Struggling to find time to extend those young math literate students? Needing more time to help those who are not as quick? Wanting to differentiate and give students choice as well? Then look no further!

A particularly useful and simple method to help students extend their learning and try to do something a bit different. When I first saw these mathematics from another teacher, I got very keen and interested because they make differentiation on the fly as easy as snapping your fingers. Therefore, over time I developed my own versions of these math menus and while I am still extending them to further grades and hopefully even to science in the future. For now, the current set of grade 2 mathematics menus I have crafted serve as an inspiration for myself and hopefully others to use this excellent teaching tactic and support.

*What is a mathematics menu? *

A mathematics menu is basically a choice board of activities on a given topic that students are able to select from and work semi-independently on whichever item(s) they would like to.

*Why are they worth using? *

Follow me over here for a moment and letâ€™s go off-topic a little. You walk into a restaurant or cafe, the atmosphere is great, you sit down and get excited to look atâ€¦ you thought it - the menu! However, when you look at it, there is only one item on there and you can either take it or leave it. That is how students often feel during mathematics lessons, one item and one way of doing the work. No more! Students can be given the excitement and chance to choose for themselves their way of learning and what they learn about in a structured manner with mathematics menus!

Mathematics menus provide an opportunity to support those who are high-achievers and gives them the opportunity to connect their learning to real-world applications and concepts. Further, if the mathematics menu has creative options, then it might also allow those more imaginative students a chance to flex their artistic muscles in math class. Giving students the chance to do interdisciplinary learning which I always find is an excellent idea whenever possible.

There are always topics that students need to learn about and mathematics is no exception, however once the absolute necessities are taken care of students might want to learn in different ways and have some freedom of choice about how they show their learning or what they learn about in a topic. The mathematics menus provide this opportunity.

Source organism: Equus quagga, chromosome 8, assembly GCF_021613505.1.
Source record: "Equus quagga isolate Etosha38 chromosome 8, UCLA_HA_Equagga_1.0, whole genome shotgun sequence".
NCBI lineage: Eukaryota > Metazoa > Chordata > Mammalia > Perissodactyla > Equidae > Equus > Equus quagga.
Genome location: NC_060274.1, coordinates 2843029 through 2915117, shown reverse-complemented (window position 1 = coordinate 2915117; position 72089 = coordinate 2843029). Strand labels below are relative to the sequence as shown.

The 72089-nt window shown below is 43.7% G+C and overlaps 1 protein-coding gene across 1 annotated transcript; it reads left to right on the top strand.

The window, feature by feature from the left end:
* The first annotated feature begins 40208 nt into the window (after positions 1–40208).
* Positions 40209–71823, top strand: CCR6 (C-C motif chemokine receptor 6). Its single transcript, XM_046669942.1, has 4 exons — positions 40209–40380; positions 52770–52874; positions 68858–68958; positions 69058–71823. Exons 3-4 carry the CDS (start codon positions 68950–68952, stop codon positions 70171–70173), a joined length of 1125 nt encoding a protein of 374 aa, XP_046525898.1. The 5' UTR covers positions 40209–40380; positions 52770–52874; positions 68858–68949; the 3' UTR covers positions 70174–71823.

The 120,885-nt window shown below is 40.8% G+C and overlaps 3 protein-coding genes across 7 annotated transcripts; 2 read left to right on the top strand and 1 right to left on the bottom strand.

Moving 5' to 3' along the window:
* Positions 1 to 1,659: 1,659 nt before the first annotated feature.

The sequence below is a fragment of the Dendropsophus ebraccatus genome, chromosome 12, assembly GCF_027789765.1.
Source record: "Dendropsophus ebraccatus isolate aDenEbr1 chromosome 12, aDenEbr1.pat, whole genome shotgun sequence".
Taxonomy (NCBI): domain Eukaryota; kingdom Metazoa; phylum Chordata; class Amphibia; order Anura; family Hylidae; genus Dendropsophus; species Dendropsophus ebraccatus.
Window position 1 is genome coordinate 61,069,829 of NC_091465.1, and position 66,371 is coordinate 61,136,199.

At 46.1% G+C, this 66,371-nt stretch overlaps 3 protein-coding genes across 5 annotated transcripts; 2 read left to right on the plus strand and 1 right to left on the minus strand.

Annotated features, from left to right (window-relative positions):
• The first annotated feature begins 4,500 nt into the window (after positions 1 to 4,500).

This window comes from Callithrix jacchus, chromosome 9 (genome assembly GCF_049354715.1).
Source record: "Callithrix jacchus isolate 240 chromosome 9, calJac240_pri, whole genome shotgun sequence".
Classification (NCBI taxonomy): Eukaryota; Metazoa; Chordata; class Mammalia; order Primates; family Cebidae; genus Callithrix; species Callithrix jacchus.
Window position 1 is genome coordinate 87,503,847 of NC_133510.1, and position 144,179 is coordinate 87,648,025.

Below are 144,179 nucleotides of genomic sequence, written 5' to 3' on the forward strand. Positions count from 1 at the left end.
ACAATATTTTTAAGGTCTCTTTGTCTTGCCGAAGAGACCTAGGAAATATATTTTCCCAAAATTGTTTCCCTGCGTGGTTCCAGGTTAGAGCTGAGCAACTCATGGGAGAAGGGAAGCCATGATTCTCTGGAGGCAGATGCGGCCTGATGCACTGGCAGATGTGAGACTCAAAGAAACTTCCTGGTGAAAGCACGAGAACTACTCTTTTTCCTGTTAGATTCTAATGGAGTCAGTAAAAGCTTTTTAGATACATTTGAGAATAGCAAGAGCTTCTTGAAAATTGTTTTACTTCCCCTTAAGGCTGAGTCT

Math menus can even be aligned with state standards that need to be hit. Targets that are required to be covered and make sure the content is covered at several different times and in different ways to help ensure student learning of these critical items. The mathematics menus I am developing are currently aligned to the Common Core State Standards (CCSS) and I hope to make science menus which align to the Next Generation Science Standards (NGSS) in the future.

I have set up the menus that I am currently selling in such a way that they are in a 3 x 3 grid in order that students can simply cross out those that they complete, or possibly a pair of students could use this menu as a game of tic-tac-toe on what they are completing. That could add another small element of competition between friendly and capable students.

Have you had your own experience with mathematics menus and would like to discuss it or share your experience and opinion on them, then please comment or get in touch with me.

If you would like to try a free math menu, then my grade 2 addition mathematics menu is completely free to download __link here__.

For the full bundle of grade 2 mathematics menus which have more options and a great discount, then that __link is here__.

Or if you prefer the link for grade 3 menus. These are __here instead__.

More recently, I have even made a grade 1 set - those __are here__.

Thanks for reading.

Cheers and stay curious

Oliver - The Teaching Astrophysicist

(*Note:** This blog post was NOT generated by AI and is conceived, typed and uploaded by a real person.*)

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